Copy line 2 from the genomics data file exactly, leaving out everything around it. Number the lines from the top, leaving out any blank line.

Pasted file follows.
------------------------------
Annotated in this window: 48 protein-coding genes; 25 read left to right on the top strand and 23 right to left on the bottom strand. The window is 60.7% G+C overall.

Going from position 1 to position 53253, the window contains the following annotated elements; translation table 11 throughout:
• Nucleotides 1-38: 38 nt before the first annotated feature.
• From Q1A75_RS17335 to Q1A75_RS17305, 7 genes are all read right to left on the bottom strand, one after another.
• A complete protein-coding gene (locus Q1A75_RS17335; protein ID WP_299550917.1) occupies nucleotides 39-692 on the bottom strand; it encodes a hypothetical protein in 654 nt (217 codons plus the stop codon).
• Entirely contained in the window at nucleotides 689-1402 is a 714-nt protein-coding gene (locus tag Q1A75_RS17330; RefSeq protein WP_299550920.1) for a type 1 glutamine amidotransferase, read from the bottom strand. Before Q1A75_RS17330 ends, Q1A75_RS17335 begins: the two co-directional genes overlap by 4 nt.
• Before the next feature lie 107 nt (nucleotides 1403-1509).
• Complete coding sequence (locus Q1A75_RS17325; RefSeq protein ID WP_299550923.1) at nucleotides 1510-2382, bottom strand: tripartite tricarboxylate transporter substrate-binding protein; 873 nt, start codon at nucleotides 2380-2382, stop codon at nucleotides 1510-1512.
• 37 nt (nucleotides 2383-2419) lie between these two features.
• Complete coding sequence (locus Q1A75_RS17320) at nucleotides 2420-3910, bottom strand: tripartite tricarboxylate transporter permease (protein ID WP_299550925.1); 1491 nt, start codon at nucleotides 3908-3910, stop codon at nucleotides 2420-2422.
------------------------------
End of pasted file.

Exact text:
Going from position 1 to position 53253, the window contains the following annotated elements; translation table 11 throughout: